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CBA remains more style than substance

Updated: 2014-04-20 08:03
By Sun Xiaochen ( China Daily)

With fine facilities and superstars, the league has arguably become China's premier sporting competition - but is it good for basketball here? Sun Xiaochen reports

Despite growing popularity and swelling coffers, the Chinese Basketball Association is still struggling to project a true professional image and nurture enough young talent for the country to regain its dominance in the sport in Asia.

Boasting NBA-standard facilities, fancy promotions and intensive media coverage, the CBA has developed into arguably the brightest jewel on China's sports scene, with last month's finals drawing huge TV numbers nationwide.

The six-game final series, won 4-2 by the Beijing Ducks over the Xinjiang Flying Tigers, attracted 162 million viewers - the year's second most-watched sporting event behind tennis star Li Na's Australian Open final in January, according to CSM Media Research.

The high demand for finals tickets made headlines as the MasterCard Center, Beijing's home arena, was forced to run a lottery for its 7,000 tickets every night, while the price for scalped tickets rose to at least triple their face value.

The CBA's promotional partner, Infront China, lured a record number of 25 sponsors who contributed a total of 500 million yuan ($80 million) for the league's 2013-14 season.

Even with all that, the CBA's prosperity has failed to trickle through to the national team, which will miss the FIBA World Cup in September after finishing fifth at the Asian Championships (qualifying tournament for the World Cup) - its worst result since 1975.

According to pundits, one reason for that is the dominance of foreign players in the CBA, which has shrunk the growing space for homegrown talent.

Su Qun, editor-in-chief of Basketball Pioneers, said the use of import players should be limited.

"The use of foreigners has improved the competitive level of the CBA but produced negative effects as well," said Su. "Most of the teams have become heavily dependent on foreigners and they are obsessed with signing expensive former NBA players to sell tickets. The result is that Chinese players only get a few minutes of floor time each game."

Under the current format, CBA teams are allowed to sign two overseas players, who can play a combined six quarters per game or five when playing against the Chinese army team, the Bayi Rockets.

This past season the CBA's 18 teams imported 39 foreigners. Of that number, 29 were ex-NBAers, including former New York Knicks guard Stephon Marbury, his cousin Sebastian Telfair, who last played for the Phoenix Suns, and Josh Powell, who played for the Los Angeles Lakers championship squad.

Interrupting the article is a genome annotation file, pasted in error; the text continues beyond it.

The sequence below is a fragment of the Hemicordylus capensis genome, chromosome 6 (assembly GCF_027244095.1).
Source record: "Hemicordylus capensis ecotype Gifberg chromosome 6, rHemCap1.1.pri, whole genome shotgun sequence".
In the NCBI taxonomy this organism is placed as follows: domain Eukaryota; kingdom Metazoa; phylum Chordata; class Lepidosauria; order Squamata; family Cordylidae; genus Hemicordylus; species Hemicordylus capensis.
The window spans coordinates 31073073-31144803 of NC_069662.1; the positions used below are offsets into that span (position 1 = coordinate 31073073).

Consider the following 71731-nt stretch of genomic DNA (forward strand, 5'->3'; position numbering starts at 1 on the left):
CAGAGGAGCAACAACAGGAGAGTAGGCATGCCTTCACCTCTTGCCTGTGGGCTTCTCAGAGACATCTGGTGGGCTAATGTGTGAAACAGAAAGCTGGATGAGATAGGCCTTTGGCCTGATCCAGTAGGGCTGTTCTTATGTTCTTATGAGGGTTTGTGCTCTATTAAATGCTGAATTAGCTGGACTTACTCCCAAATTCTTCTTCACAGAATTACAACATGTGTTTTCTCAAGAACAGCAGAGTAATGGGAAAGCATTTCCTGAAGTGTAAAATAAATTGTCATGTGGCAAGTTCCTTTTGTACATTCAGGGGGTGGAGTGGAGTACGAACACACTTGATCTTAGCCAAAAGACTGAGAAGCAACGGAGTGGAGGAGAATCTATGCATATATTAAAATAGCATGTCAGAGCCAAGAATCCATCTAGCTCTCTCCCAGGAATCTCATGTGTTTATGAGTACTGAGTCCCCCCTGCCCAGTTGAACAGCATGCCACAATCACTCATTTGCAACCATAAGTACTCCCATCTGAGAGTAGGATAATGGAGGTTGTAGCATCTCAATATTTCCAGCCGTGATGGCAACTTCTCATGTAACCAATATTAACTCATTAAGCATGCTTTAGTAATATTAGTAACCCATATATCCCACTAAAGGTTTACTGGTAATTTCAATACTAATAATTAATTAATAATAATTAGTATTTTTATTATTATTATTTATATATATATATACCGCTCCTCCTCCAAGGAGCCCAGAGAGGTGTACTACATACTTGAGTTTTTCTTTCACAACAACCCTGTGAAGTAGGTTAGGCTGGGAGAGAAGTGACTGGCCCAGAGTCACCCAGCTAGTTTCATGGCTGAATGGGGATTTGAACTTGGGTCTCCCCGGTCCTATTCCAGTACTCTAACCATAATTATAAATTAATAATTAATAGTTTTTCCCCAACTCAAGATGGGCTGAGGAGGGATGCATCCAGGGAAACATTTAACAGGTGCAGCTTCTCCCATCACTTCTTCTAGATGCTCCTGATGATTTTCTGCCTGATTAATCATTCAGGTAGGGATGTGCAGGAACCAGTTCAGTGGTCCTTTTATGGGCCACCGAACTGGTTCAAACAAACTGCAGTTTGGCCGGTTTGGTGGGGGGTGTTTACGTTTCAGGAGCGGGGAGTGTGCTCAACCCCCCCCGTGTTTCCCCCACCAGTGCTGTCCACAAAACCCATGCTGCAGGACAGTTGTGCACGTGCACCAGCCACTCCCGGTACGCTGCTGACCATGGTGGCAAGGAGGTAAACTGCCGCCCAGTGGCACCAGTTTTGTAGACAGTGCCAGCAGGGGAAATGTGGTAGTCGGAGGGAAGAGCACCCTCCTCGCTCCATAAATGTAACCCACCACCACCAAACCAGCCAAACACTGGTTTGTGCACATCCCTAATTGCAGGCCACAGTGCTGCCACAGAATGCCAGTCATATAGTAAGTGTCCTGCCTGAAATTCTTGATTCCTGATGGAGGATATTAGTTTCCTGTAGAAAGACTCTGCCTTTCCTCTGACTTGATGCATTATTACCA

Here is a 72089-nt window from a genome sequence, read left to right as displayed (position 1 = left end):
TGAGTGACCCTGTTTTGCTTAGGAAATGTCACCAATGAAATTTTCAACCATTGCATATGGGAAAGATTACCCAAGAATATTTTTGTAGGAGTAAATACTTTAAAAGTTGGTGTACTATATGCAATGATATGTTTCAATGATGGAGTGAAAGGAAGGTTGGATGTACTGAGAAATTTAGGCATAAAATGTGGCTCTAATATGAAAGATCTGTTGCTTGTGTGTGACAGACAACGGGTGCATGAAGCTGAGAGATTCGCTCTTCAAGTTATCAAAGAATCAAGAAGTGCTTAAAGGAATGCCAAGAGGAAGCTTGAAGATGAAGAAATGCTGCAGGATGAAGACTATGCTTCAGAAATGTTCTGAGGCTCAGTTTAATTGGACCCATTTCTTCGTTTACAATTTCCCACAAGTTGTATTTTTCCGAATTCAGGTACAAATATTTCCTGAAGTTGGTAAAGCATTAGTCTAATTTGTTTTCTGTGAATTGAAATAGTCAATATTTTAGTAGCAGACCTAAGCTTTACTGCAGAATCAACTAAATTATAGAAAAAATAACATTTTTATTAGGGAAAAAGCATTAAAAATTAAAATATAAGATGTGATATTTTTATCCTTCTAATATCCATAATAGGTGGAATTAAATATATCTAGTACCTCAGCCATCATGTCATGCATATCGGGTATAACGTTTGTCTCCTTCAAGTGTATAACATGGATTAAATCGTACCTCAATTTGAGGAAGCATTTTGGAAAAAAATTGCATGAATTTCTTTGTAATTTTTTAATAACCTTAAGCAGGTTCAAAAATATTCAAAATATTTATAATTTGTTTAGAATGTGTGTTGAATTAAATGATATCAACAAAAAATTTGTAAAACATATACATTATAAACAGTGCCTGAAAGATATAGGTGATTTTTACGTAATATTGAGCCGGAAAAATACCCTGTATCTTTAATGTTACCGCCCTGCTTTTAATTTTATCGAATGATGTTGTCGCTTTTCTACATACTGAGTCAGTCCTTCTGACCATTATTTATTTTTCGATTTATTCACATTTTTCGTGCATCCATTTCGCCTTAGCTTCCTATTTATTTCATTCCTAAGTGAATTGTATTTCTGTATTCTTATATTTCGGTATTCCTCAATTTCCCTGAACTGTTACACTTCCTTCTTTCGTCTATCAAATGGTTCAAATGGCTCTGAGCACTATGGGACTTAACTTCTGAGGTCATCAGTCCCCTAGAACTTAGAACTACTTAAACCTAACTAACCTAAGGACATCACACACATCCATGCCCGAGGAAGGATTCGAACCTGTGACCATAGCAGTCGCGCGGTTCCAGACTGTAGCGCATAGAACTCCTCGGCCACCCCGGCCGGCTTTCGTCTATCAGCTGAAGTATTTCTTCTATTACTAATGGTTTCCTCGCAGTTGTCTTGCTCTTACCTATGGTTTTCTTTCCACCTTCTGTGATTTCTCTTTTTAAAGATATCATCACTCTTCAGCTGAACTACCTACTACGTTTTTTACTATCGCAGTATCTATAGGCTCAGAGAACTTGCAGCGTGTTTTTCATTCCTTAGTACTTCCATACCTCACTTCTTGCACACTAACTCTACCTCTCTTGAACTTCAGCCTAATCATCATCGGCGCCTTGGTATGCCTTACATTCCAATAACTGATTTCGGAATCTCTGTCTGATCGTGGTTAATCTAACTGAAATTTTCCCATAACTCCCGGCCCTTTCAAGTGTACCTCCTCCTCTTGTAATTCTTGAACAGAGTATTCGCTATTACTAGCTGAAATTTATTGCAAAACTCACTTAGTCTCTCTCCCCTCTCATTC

Keen to recoup their heavy investments in star imports, CBA teams usually give their foreigners massive minutes on the floor while leaving domestic youngsters to watch from the bench.

The two-on-two battles between Beijing's super duo of Marbury and Randolph Morris and Xinjiang's tandem of Lester Hudson and James Singleton determined this year's finals, which underlined the foreign-reliant competition of the league.

Four of the CBA's five major statistical categories were dominated by foreign players this season, with only Zhang Zhaoxu, a center with the Shanghai Sharks, breaking into the top three (second) in blocked shots per game.

Gong Luming, head coach of the national squad, faces a tough quest in defending the Asian Games championship in South Korea in September.

"The CBA has developed for 19 years, but we are still struggling in cultivating a deep talent pool. Introducing high-level foreigners is good but young players have to work harder and stay hungry to learn from the competition against them," Gong said.

Meanwhile, the CBA has a long way to go to reach its potential as a professional league in terms of management.

Despite of the existence of a league committee composed of 18 club representatives, the basketball administrative center still takes full control of all major decisions - everything from signing league sponsorship deals to upgrading stadiums.

Some owners are urging the governing body to decentralize its decision-making powers.

"The management rights should return to the league committee; that would allow policies to truly be made based on the actual situation and need of clubs," said former NBA superstar Yao Ming, who owns the Sharks.

In terms of reform, the CBA actually lags behind its soccer counterpart, the Chinese Super League, which established a body of 17 shareholders in 2005 to run the league, said Li Shengxin, a sports management expert at Beijing Sport University.

"The CBA is actually one of the most conservative governing bodies, and the process of making it professional has almost stopped since the end of the 2008 Beijing Olympics," Li said.

 CBA remains more style than substance

Ex-NBAers Stephon Marbury (left) of the Beijing Ducks and Lester Hudson of the Xinjiang Flying Tigers stole the show during the CBA's championship final series, which the Ducks won 4-2. Hei Ke / For China Daily